Jackson's paintings capture seemingly ordinary yet profound memories of his childhood, including numerous depictions of his nine siblings. He will have his first solo show with the gallery in 2024.

The artist met Moffett last year as he was talking to various galleries. "One thing that stands out: He's the only one that came to Kenosha to see me and do a studio visit," Jackson told Artnet News in a phone interview. He praised the dealer not only for his success in placing the Armory Show paintings in "good homes," but also in general for being a straight shooter in all aspects of business aspects-a comfort to an artist who only recently became immersed in the sometimes cut-throat art world.

"He keeps his word," Jackson said. Whether it was the exact time Moffett was going to meet the artist at the Armory on VIP day, or the timing of the museum acquisitions, or when payment is coming, "there's no runaround."

Another atypical perk that the gallery offers to artists? The opportunity to have healthcare through the gallery. This work is their livelihood, says Moffett, and they should have proper health coverage. The gallery covers 50 percent of its artists' premiums.

Moffett also chooses the artists he wants to work with carefully. He thinks of it like a track meet where each artist has "their own lane to run in," he explained. "I never want anyone to feel as though someone is going to be swerving into their lane. I never want to have a roster where somebody says 'oh that makes sense that that artist would be showing with Charles Moffett.'"

With the five-year anniversary of the gallery approaching, Moffett is planning a group show at NADA that will feature work from all ten artists in the stable, including Jackson, who was just added. His art fair booths, including recent showings at NADA Miami and Felix in Los Angeles, have created substantial buzz.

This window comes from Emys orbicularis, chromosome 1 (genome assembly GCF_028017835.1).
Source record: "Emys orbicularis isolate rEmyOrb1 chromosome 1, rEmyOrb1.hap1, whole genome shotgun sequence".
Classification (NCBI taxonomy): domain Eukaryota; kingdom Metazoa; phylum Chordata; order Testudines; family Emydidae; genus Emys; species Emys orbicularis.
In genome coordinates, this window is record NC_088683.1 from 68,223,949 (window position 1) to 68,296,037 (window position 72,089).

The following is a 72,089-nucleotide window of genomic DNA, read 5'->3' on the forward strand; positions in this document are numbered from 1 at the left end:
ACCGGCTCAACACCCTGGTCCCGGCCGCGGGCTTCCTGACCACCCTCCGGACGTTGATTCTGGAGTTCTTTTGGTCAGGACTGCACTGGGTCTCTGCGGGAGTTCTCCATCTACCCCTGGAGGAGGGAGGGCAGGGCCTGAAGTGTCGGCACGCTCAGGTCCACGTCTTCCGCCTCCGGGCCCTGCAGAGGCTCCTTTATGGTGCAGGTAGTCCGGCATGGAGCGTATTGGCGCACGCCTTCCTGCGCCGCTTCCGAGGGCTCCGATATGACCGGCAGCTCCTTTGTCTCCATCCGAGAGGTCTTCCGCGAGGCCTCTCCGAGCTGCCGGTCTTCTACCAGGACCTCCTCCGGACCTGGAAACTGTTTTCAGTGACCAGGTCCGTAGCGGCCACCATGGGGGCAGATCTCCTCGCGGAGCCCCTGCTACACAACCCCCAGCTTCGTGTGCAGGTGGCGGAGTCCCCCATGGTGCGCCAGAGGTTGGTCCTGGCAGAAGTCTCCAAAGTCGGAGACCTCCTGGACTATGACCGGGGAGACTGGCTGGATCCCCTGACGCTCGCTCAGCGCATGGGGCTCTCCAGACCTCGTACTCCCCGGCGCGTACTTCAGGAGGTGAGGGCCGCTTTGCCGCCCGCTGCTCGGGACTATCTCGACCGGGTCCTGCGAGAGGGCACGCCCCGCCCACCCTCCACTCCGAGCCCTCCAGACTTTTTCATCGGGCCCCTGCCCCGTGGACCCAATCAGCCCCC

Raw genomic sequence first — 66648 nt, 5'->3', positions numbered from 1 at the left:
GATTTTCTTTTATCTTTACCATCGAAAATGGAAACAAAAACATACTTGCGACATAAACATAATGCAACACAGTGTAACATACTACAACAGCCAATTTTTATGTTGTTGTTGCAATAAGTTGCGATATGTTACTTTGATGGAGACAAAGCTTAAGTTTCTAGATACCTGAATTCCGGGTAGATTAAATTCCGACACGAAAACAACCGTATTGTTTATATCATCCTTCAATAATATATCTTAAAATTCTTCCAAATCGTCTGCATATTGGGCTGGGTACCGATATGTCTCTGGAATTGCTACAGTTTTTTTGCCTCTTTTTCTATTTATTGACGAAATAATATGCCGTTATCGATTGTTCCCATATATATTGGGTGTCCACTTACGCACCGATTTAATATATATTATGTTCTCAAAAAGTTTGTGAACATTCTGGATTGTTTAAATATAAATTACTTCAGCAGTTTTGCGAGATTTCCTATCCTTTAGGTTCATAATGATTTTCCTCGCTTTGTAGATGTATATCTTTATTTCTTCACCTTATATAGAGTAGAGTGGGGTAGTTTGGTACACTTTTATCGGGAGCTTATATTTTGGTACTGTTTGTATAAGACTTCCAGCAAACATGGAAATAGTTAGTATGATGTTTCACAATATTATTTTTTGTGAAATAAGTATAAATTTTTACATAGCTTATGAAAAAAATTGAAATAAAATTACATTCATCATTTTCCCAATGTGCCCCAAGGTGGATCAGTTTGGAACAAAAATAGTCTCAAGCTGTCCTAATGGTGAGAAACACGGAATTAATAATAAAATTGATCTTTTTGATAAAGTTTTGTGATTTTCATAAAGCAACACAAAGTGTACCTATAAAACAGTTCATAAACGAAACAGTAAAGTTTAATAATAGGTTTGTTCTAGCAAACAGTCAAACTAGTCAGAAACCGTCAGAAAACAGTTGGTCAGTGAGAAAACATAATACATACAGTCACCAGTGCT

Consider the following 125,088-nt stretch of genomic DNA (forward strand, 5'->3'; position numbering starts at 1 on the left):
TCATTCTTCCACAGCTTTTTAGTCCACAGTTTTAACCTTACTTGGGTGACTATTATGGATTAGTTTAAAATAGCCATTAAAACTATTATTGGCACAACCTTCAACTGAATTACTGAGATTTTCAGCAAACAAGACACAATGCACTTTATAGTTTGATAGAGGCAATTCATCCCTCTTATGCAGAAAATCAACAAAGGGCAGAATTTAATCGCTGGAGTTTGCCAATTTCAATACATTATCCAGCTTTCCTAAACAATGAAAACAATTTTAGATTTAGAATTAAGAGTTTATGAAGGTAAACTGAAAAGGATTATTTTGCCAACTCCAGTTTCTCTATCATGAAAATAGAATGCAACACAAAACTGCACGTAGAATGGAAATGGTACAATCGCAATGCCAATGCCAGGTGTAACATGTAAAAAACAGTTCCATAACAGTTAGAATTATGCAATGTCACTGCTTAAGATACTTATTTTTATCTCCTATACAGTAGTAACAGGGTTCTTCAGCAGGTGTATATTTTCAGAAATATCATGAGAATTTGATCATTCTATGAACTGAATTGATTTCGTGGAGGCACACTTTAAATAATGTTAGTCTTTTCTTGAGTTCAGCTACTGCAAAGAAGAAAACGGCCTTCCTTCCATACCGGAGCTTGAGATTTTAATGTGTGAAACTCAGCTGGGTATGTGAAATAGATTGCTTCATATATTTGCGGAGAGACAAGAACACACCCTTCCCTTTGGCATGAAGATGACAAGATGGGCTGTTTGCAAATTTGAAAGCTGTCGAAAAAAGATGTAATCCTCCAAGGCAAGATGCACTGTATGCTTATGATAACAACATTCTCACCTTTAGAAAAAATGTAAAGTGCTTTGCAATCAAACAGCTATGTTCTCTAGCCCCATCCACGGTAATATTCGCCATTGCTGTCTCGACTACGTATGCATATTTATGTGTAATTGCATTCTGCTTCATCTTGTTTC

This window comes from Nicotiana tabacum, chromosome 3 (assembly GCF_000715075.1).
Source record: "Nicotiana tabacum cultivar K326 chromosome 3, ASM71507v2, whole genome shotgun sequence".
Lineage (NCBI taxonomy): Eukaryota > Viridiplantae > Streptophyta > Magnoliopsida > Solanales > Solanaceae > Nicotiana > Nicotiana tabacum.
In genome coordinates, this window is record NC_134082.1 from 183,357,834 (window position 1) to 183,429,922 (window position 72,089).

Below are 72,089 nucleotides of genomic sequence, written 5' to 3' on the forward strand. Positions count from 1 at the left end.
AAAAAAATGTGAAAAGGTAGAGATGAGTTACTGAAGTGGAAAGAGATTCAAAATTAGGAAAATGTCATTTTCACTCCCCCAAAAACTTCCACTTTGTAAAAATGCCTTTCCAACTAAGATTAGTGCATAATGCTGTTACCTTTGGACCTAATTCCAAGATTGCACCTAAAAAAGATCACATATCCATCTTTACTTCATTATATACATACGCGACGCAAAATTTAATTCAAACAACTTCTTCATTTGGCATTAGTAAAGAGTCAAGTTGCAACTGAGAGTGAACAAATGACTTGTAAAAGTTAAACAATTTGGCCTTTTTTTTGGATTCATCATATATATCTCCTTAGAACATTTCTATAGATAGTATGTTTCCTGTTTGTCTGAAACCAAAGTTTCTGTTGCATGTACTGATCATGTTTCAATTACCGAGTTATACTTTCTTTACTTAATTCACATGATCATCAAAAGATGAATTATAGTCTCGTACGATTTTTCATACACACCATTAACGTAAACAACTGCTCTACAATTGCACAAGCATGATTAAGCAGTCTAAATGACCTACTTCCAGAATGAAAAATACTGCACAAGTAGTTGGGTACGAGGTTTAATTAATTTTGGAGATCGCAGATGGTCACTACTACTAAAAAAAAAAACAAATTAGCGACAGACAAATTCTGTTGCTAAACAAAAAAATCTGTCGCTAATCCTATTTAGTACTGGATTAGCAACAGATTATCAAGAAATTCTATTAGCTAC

Moffett's approach to fairs is a bit of an outlier, given that his is a relatively young gallery and there's much grumbling about fair application and participation costs. But the trade-off is worth it in his view. "In the beginning I was not very eager to jump into the cycle of doing fairs because of the costs involved, but it's an important part of expanding the visibility of artists," he said.

Stockman is effusive about Moffett and his management style, calling him the "real deal."

"It's extremely rare to find a gallerist who lives for artists, has the art historical and academic chops to know what he's talking about, and the keen market strategy to develop long and fruitful careers," Stockman said. "Even in the very lean early years of the program, Charlie would rather hold off on a sale than sell to an opportunistic collector; no one is as scrupulous, nor as savvy."

Moffett has helped Stockman realize the importance of tuning out art world and market "noise" in order to focus on making work, she said. He has also stressed the importance of the "long game" and holding on to some of one's own work, even when demand outstrips supply.

Next up in the main space is a solo show by Kim Dacres, a first-generation American artist of Jamaican descent, which opens on May 20. The Harlem-based Dacres, who has her studio in the Bronx, uses rubber from recycled tires to make sculptures that celebrate major influences on her life.

When we asked Moffett what the philosophy and business practices that endear him to artists and set him apart from others are, he had a simple response: "Time and time again I speak with artists who have been waiting for payment or where they're not getting paid one, two, three, six months, a year on. It amazes me that that's even possible. I always told myself the day that I start paying artists late in order to fund the gallery's ambitions is the day that I close down. I don't think I'm necessarily reinventing the wheel."

Stockman said she always jokes that the tagline for the gallery should be "No one pays faster."